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The integration of familiarity and recollection information in short-term recognition: modeling speed-accuracy trade-off functions


Göthe, Katrin; Oberauer, Klaus (2008). The integration of familiarity and recollection information in short-term recognition: modeling speed-accuracy trade-off functions. Psychological Research, 72(3):289-303.

Abstract

Dual process models postulate familiarity and recollection as the basis of the recognition process. We investigated the time-course of integration of the two information sources to one recognition judgment in a working memory task. We tested 24 subjects with a response signal variant of the modified Sternberg recognition task (Oberauer, 2001) to isolate the time course of three different probe types indicating different combinations of familiarity and source information. We compared two mathematical models implementing different ways of integrating familiarity and recollection. Within each model, we tested three assumptions about the nature of the familiarity signal, with familiarity having (a) only positive values, indicating similarity of the probe with the memory list, (b) only negative values, indicating novelty, or (c) both positive and negative values. Both models provided good fits to the data. A model combining the outputs of both processes additively (Integration Model) gave an overall better fit to the data than a model based on a continuous familiarity signal and a probabilistic all-or-none recollection process (Dominance Model).

Dual process models postulate familiarity and recollection as the basis of the recognition process. We investigated the time-course of integration of the two information sources to one recognition judgment in a working memory task. We tested 24 subjects with a response signal variant of the modified Sternberg recognition task (Oberauer, 2001) to isolate the time course of three different probe types indicating different combinations of familiarity and source information. We compared two mathematical models implementing different ways of integrating familiarity and recollection. Within each model, we tested three assumptions about the nature of the familiarity signal, with familiarity having (a) only positive values, indicating similarity of the probe with the memory list, (b) only negative values, indicating novelty, or (c) both positive and negative values. Both models provided good fits to the data. A model combining the outputs of both processes additively (Integration Model) gave an overall better fit to the data than a model based on a continuous familiarity signal and a probabilistic all-or-none recollection process (Dominance Model).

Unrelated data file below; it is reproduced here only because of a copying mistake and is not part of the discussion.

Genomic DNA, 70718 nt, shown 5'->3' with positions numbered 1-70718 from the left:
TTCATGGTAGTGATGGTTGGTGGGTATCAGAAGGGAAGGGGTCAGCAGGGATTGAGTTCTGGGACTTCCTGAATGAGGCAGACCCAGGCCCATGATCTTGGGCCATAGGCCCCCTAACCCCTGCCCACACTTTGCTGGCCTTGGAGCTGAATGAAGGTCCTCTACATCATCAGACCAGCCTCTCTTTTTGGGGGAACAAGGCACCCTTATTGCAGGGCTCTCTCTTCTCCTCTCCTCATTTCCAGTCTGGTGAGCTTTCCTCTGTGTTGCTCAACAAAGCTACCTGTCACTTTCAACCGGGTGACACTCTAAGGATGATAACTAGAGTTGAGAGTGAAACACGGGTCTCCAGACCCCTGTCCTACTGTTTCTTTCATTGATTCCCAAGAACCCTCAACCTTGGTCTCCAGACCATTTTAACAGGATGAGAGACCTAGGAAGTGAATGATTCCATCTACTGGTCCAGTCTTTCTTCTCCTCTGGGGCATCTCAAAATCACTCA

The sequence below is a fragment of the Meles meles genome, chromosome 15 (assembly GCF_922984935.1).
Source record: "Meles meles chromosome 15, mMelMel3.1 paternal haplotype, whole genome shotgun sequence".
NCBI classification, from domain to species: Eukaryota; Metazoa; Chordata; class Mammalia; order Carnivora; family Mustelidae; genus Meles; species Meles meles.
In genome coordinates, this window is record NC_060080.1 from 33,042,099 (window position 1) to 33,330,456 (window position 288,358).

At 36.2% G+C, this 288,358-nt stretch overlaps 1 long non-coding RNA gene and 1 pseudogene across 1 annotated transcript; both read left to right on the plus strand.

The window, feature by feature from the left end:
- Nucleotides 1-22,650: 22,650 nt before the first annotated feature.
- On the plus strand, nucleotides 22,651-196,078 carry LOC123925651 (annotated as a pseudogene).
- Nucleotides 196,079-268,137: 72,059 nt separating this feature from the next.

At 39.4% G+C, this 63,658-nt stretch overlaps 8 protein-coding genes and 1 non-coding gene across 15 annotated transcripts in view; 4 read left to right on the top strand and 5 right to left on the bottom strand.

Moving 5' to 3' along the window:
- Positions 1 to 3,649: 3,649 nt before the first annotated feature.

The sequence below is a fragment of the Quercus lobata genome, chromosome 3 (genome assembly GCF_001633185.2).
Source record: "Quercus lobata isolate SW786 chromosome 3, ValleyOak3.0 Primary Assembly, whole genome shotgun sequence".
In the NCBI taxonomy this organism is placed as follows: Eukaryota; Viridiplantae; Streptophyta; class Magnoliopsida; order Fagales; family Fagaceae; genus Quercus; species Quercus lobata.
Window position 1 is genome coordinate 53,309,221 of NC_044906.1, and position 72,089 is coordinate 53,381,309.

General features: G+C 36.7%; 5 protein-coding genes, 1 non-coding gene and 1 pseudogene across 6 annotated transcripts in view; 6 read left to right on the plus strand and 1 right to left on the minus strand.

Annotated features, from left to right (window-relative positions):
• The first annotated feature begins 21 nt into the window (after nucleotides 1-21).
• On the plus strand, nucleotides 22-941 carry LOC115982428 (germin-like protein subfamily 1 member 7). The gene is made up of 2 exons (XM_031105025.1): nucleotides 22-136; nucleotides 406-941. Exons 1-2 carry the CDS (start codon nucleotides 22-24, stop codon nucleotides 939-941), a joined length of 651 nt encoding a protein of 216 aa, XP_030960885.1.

Citations

14 citations in Web of Science®
21 citations in Scopus®
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Additional indexing

Item Type:Journal Article, refereed, original work
Communities & Collections:06 Faculty of Arts > Institute of Psychology
Dewey Decimal Classification:150 Psychology
Language:English
Date:2008
Deposited On:07 Jul 2014 12:45
Last Modified:05 Apr 2016 17:57
Publisher:Springer
ISSN:0340-0727
Publisher DOI:https://doi.org/10.1007/s00426-007-0111-9
PubMed ID:17357795

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